Professor Constance Lehman will discuss this technology at ApplySci’s 12th Wearable Tech + Digital Health + Neurotech Boston conference on November 14, 2019 at Harvard Medical School 

Study: AI accurately predicts childhood disease from health records

Xia Huimin and Guangzhou Women and Children’s Medical Center researchers used AI to read 1.36 million pediatric health records, and diagnosed disease as accurately as doctors, according to a recent study.

Common childhood diseases were detected after processing symptoms, medical history and other clinical data from this massive sample.  The goal is the diagnosis of complex or rare diseases by providing more diagnostic predictions, and to assist triage patients.


Join ApplySci at the 11th Wearable Tech + Digital Health + Neurotech Boston conference on November 14th at Harvard Medical School

Alzheimer’s detected by AI 6 years before diagnosis

In a recent study, Jae Ho Sohn and UCSD colleagues used an AI to analyze glucose-monitoring PET scans to detect early-stage Alzheimer’s disease six years before  diagnosis.

The algorithm was trained on PET scans from patients who were eventually diagnosed with  Alzheimer’s disease, MCI, or no disorder. It was able to  identify 92% of patients who developed Alzheimer’s disease in the first test set and 98% in the second test set, 75.8 months before diagnosis on average.v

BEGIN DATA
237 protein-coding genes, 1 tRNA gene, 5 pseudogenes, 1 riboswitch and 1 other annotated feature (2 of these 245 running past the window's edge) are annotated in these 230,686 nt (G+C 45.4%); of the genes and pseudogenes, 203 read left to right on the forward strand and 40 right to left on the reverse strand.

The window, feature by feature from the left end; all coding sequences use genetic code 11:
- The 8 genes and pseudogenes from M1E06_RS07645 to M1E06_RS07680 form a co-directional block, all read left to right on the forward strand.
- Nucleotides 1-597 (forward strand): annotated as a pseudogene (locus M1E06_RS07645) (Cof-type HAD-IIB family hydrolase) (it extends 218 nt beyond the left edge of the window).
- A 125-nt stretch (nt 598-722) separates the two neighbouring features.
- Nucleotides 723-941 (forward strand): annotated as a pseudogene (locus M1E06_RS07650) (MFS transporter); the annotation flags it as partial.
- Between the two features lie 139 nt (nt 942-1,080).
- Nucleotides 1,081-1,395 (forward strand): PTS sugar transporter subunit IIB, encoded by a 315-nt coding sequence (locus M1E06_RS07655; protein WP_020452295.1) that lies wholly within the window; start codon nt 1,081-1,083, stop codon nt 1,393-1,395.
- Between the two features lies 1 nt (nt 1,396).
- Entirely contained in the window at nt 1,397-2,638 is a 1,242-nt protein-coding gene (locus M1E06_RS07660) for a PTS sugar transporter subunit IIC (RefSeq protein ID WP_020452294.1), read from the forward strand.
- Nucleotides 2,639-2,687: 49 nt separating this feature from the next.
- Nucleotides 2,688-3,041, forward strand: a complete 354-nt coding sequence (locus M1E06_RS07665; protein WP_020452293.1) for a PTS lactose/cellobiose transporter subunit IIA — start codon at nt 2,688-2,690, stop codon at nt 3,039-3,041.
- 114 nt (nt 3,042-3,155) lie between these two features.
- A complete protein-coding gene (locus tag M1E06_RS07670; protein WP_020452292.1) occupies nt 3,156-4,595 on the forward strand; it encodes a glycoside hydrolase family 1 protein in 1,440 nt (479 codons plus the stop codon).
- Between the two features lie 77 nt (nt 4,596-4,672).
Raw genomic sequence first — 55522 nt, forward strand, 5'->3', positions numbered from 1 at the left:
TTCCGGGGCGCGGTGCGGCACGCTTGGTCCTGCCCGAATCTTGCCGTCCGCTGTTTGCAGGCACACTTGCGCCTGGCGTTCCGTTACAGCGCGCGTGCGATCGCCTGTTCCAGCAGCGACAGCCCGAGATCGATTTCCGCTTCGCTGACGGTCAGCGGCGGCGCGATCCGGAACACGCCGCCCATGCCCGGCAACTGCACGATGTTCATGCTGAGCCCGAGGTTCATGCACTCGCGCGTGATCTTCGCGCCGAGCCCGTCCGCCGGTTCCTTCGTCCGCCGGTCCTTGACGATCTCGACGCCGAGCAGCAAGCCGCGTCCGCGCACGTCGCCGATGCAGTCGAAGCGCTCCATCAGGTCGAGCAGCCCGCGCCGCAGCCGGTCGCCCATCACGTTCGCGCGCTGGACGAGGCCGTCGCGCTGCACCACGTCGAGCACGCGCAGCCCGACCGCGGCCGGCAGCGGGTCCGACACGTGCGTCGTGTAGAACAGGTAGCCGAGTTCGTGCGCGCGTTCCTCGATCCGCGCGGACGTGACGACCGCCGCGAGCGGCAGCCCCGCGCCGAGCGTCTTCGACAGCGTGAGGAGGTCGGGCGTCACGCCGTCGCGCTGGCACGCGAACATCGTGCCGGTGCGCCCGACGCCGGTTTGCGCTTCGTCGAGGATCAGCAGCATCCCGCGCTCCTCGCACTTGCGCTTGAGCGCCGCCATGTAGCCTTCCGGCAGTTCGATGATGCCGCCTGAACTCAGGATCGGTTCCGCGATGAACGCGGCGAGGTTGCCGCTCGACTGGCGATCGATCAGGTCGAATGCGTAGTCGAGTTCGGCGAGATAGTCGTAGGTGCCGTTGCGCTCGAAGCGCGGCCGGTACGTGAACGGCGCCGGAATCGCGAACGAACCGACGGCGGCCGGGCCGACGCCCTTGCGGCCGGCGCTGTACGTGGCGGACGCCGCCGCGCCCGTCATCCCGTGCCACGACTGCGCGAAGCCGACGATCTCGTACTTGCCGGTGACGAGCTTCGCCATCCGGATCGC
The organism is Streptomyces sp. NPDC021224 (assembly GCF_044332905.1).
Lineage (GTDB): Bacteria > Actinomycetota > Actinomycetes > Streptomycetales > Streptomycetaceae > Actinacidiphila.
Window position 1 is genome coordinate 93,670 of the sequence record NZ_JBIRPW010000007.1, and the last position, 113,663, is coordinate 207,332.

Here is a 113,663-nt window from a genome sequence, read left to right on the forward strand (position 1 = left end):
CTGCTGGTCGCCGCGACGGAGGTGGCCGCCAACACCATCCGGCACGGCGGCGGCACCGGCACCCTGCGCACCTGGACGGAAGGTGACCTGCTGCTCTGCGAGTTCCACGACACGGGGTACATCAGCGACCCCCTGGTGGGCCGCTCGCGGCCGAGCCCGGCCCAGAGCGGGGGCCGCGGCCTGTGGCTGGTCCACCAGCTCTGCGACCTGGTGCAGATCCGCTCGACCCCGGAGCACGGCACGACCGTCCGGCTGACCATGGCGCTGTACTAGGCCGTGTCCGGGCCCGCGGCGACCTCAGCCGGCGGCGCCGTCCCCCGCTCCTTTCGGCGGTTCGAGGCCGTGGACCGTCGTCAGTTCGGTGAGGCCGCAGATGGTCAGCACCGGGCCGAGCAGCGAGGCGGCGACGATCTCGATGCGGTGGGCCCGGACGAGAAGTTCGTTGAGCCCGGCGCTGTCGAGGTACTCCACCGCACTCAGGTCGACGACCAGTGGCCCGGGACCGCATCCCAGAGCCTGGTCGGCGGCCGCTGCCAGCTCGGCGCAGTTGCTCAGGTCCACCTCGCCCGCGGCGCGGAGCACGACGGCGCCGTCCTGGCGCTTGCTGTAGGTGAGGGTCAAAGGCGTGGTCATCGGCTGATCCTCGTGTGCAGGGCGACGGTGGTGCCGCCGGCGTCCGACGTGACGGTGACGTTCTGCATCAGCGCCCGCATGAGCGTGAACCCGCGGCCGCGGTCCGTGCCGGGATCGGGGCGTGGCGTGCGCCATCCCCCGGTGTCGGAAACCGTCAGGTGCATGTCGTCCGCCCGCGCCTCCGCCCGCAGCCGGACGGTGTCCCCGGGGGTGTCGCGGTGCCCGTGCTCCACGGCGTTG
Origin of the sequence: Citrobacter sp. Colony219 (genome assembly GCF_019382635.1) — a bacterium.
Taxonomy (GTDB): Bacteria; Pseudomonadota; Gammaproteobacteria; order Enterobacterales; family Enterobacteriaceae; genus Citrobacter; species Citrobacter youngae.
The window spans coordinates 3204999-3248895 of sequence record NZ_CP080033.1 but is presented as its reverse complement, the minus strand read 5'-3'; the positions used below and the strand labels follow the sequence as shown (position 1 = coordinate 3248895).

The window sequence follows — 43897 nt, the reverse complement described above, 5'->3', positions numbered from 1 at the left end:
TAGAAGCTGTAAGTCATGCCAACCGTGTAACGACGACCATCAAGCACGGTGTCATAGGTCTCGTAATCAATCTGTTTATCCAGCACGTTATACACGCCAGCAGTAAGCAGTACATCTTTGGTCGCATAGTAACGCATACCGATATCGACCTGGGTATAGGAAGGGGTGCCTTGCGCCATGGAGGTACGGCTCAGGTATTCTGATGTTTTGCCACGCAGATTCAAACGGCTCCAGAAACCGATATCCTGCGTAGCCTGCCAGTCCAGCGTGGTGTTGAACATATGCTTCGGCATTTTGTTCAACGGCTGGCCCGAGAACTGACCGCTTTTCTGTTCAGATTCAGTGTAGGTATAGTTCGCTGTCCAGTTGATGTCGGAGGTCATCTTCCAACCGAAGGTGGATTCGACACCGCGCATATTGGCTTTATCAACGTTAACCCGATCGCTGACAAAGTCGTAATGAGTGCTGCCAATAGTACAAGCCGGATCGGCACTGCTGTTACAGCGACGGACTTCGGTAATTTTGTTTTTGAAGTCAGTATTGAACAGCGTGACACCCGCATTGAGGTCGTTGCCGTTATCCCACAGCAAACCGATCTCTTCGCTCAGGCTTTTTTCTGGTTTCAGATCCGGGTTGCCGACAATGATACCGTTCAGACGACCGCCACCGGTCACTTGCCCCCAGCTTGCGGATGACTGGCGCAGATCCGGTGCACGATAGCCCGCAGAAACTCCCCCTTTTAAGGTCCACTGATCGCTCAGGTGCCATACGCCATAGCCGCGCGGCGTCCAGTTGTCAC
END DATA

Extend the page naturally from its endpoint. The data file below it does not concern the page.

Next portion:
Join ApplySci at the 10th Wearable Tech + Digital Health + Neurotech Silicon Valley conference on February 21-22 at Stanford University — Featuring:  Zhenan BaoChristof KochVinod KhoslaWalter Greenleaf – Nathan IntratorJohn MattisonDavid EaglemanUnity Stoakes Shahin Farshchi Emmanuel Mignot Michael Snyder Joe Wang – Josh Duyan – Aviad Hai Anne Andrews Tan Le – Anima Anandkumar – Hugo Mercier – Shea Balish – Kareem Ayyad – Mehran Talebinejad – Liam Kaufman – Scott Barclay

AI predicts response to antipsychotic drugs, could distinguish between disorders

Lawson Health Research Institute, Mind Research Network and Brainnetome Center researchers have developed an algorithm that analyzes brain scans to classify illness in patients with complex mood disorders and help predict their response to medication.

A recent study analyzed and compared fMRI scans of those with MDD, bipolar I,  and no history of mental illness, and found that each group’s brain networks differed, including regions in the default mode network and thalamus.

When tested against participants with a known MDD or Bipolar I diagnosis, the algorithm correctly classified illness with 92.4 per cent accuracy.

The team also imaged the brains of 12 complex mood disorder patients with out a clear diagnosis, to predict diagnosis and examine medication response.

The researchers hypothesized that participants classified by the algorithm as having MDD would respond to antidepressants while those classified as having bipolar I would respond to mood stabilizers. When tested with the complex patients, 11 out of 12 responded to the medication predicted by the algorithm.